It is never possible for a scientist to say that anything is totally safe. But, at the end of the day, scaremongering does science – and the public – a great disservice. Cannabis is simply not as dangerous as it is being made out to be.
• Professor Les Iversen of the Department of Pharmacology at Oxford University is the author of The Science of Marijuana, published by Oxford University Press.

Remove listed orders for private owned homes

Our house and next doors has the front facing bay window listed.The road we live on has approx 70%-80% block flats on it.Our house and next doors is in 1/2 of an acre.We cannot sell to developers because of this listing.I personally see no point to it as it is of no use to the public interest.The government should look at all old listed building order's and restrict them to places of interest to the public. Putting a listing on the front of a house makes no sense at all especially if the majority of buildings on the same road are all blocks of flats.We have a coach house which had a restriction for it not to be removed. When the Birmingham city council rented  one of their properties with the coachouse that was in need of repair they scrapped the listing just so that they could pull down their coachouse as re-building it would have cost alot,this was 2 doors away from us. They do what they want when they want.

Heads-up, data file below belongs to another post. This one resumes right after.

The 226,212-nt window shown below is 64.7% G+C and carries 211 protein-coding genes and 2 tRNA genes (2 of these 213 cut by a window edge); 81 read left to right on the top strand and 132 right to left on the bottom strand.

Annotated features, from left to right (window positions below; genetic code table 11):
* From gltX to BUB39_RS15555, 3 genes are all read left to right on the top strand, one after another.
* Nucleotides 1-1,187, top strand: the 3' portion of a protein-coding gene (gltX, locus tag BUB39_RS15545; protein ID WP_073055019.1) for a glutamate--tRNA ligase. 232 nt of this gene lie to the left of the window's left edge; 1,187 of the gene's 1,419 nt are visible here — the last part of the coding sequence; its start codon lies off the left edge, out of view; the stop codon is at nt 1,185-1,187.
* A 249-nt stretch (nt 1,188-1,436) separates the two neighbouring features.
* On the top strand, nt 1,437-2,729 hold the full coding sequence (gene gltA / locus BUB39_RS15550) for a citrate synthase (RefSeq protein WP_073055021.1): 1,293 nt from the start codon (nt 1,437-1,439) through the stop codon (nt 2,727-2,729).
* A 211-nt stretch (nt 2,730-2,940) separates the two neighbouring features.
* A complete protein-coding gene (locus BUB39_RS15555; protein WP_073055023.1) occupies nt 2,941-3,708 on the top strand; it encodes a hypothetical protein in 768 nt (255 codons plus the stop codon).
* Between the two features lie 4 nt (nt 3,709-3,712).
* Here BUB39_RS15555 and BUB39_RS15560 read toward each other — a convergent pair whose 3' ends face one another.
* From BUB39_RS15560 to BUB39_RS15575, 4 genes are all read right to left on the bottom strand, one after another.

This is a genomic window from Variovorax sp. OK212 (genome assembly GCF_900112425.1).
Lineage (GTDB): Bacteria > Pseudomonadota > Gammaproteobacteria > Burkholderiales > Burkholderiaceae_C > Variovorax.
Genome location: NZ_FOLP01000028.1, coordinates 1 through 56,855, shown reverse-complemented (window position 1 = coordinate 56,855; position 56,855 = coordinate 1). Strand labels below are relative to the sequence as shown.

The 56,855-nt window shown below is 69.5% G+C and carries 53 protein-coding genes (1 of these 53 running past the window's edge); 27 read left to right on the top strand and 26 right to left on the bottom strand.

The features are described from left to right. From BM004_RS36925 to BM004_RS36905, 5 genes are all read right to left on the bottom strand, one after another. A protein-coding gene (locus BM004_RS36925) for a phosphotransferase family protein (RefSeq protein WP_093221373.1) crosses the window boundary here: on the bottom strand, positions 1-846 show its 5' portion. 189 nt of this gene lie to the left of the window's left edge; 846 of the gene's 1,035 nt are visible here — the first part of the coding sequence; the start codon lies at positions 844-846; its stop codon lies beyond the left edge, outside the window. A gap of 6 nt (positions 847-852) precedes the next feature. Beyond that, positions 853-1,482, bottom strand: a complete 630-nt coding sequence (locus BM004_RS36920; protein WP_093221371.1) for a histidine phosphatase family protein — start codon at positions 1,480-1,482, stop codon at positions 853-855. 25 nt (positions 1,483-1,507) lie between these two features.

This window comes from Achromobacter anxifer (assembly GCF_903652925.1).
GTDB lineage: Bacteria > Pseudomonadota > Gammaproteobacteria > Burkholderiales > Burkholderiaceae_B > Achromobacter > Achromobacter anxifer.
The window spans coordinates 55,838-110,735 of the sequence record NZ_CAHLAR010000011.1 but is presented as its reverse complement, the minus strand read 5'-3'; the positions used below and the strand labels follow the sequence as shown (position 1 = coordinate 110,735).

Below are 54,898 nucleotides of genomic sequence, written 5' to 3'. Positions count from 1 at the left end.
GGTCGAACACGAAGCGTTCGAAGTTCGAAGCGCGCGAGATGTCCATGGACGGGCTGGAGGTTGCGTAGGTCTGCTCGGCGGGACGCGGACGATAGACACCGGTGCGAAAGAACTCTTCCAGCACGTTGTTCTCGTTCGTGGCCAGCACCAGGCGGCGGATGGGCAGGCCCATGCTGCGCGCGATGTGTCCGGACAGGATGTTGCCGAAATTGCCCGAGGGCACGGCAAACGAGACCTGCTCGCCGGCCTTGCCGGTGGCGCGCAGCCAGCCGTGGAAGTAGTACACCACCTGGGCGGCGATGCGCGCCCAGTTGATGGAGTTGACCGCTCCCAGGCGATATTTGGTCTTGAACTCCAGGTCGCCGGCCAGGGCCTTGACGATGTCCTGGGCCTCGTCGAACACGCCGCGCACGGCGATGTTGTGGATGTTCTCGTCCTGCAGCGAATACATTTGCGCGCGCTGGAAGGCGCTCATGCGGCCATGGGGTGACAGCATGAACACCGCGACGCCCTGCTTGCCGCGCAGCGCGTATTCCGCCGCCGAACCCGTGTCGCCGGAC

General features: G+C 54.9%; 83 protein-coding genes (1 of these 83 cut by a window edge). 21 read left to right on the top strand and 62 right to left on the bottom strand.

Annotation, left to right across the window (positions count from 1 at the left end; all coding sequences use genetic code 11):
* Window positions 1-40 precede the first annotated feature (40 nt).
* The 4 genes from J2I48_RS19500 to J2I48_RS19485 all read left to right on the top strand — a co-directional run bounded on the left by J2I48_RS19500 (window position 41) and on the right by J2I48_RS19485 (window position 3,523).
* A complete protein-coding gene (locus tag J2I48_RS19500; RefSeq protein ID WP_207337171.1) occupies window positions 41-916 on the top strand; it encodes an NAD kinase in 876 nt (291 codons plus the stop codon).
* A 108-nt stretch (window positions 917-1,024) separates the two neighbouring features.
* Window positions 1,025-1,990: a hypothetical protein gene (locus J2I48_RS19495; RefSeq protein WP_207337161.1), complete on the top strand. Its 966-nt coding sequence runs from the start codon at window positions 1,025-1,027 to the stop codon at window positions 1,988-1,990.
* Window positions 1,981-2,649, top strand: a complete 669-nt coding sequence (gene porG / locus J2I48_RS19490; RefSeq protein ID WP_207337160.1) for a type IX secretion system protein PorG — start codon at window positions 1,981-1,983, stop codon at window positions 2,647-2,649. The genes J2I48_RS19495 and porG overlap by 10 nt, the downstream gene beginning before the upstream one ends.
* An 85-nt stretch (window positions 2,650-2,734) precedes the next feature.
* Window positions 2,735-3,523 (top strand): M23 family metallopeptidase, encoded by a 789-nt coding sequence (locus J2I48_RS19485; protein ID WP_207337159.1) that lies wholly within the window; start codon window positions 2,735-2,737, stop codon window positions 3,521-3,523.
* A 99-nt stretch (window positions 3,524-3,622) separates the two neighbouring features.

Why is this idea important?

Our house and next doors has the front facing bay window listed.The road we live on has approx 70%-80% block flats on it.Our house and next doors is in 1/2 of an acre.We cannot sell to developers because of this listing.I personally see no point to it as it is of no use to the public interest.The government should look at all old listed building order's and restrict them to places of interest to the public. Putting a listing on the front of a house makes no sense at all especially if the majority of buildings on the same road are all blocks of flats.We have a coach house which had a restriction for it not to be removed. When the Birmingham city council rented  one of their properties with the coachouse that was in need of repair they scrapped the listing just so that they could pull down their coachouse as re-building it would have cost alot,this was 2 doors away from us. They do what they want when they want.  

Remove Green tax on energy bills

I like the idea to be able to choose my energy supplier but strongly object having to pay for Green energy which on average is two and a half times more expensive than energy from other sources, so let me choose if I want green energy included on my bill or not as as we all know carbon nonsense is a con, a way to tax us again.

This does not even create jobs in UK as the parts are made abroad and each wind turbine attracts £200000 per year in subsidy, no wonder some land owners want them what a gravy train

Why is this idea important?

I like the idea to be able to choose my energy supplier but strongly object having to pay for Green energy which on average is two and a half times more expensive than energy from other sources, so let me choose if I want green energy included on my bill or not as as we all know carbon nonsense is a con, a way to tax us again.

This does not even create jobs in UK as the parts are made abroad and each wind turbine attracts £200000 per year in subsidy, no wonder some land owners want them what a gravy train

Workfare